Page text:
Charity is for more than the poor. It can be for society.
In response to Daniel Grant's Dec. 20 Opinion piece, "Rethink tax breaks for charitable giving": I think Mr. Grant errs in his assumption that helping the poor is the only facet of charitable contributions. Gifts for medical research, education, religion, cultural institutions, and even The Christian Science Monitor rarely directly benefit the poor, but do benefit our society. For example, our art museum in Cleveland has no admission fee because it is supported by charitable contributions which have created an endowment so rich or poor can visit and benefit by the exhibits. Similarly, a contribution to a college does not directly benefit the poor, but does benefit us all by allowing more exposure to advanced education.
As to deductibility of contributions, I think consideration is due to those of us in the middle or lower classes. The rich have more money than they need, and can give out of charitable impulse without regard to the tax code, although there is a lot of publicity about their gifts, and institutions pursue them because of the size of the gifts they can make.
The rest of us, I think, will always make nominal contributions that we can afford. However, there is a point where most of us have to decide whether to make additional contributions that will necessitate us doing without something.
I think that as long as Congress continues to use the tax code to encourage certain activities (buying a home rather than renting, investing in energy saving equipment, etc.), the deduction for charitable contributions should be one of those encouraged activities.
Enough is enough for Palestinians
Regarding the Dec. 19 article, "Global donors exceed Palestinian expectations at Paris conference": The international community will soon realize that their latest decision to financially support the PLO power clique at the expense of Hamas is the worst decision they could have possibly taken.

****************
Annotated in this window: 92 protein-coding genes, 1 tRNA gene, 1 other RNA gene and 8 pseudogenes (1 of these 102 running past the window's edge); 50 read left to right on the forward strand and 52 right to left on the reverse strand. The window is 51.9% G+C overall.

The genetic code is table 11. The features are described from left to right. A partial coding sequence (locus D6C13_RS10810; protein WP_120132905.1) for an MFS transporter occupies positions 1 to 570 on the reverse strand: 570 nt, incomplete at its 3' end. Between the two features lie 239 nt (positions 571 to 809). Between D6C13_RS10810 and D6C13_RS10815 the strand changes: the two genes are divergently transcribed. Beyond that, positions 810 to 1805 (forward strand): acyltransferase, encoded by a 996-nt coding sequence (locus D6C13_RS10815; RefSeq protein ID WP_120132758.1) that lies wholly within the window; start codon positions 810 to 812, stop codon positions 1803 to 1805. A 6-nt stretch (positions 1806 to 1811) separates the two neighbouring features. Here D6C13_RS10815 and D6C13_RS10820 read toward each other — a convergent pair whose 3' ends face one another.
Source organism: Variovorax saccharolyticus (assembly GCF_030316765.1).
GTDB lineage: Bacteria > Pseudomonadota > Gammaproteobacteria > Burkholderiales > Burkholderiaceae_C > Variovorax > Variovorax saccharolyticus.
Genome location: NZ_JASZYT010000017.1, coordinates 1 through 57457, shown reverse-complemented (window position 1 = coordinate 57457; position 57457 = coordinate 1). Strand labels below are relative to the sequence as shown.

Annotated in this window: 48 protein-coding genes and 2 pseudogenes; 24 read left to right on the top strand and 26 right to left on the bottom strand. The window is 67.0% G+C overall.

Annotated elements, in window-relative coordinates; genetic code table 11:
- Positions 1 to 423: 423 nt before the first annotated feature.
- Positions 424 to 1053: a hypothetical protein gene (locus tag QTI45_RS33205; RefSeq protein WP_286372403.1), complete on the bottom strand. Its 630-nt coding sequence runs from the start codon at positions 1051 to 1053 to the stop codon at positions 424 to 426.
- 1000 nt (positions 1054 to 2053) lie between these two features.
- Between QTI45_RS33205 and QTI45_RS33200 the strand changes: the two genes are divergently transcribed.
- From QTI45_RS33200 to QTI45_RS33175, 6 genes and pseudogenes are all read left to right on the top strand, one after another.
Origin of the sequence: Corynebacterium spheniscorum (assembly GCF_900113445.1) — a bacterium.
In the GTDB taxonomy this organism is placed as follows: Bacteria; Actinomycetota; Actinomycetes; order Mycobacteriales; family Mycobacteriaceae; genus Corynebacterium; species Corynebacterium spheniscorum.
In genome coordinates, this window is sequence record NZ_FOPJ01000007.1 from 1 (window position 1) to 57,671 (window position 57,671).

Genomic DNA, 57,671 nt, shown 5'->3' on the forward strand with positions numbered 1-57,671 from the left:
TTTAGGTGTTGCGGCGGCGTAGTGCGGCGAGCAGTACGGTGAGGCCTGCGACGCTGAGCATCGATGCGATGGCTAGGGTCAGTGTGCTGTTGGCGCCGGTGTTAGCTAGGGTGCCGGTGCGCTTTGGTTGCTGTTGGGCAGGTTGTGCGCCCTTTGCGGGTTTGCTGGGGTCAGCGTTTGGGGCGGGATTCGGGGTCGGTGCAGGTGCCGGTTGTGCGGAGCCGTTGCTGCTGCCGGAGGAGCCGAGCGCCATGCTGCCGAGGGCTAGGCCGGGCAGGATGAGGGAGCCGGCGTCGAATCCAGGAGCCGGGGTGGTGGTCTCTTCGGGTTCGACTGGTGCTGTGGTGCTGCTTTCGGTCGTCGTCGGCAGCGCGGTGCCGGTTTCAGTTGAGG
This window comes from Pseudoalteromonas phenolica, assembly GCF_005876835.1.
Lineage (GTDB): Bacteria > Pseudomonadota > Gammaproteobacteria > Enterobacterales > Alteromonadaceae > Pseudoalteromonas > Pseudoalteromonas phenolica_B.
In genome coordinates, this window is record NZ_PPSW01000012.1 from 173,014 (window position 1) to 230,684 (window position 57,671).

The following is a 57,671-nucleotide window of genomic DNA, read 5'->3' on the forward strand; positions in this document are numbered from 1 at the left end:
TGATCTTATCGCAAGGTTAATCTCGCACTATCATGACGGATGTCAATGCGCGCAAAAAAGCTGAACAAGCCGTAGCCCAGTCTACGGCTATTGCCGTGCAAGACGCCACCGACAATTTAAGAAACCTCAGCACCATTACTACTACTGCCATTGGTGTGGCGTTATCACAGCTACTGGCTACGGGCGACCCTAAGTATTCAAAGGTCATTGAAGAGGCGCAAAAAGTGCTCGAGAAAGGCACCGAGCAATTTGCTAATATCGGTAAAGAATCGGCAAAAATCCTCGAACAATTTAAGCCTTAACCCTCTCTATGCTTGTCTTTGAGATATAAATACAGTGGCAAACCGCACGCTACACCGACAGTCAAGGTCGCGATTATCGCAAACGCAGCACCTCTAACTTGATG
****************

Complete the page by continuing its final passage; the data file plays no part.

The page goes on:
Creating two separate states for one Arab population living in the territorial boundaries of former Palestine always was an artificial invention that had no basis in history, geography, or demography. It was a fiction contrived by the international community at a particular time to solve a particular problem.
There are two questions that remain unanswered.
When will the international community stop pursuing this fiction? And when will they turn off the money tap trying to make it happen?
Solutions, other than another Arab state, are possible and achievable.
Pursuing those solutions have a far better chance of success than the continued promotion of a 70-year-old concept.
Surely the time is fast approaching for these donors to cut their losses and simply say enough is enough.
Positive media needed for Muslims
Regarding the Nov. 20 article, "Why L.A. police nixed plan to map Muslims": As a Muslim American (born and raised an American and a Muslim for seven years), I have often felt marginalized in the news.
It seems there are plenty of news sources and polls with negative views and information regarding Muslims. All things considered, the Monitor has remained kind and unbiased toward Islam; even liberal and free radio have not been so encouraging.
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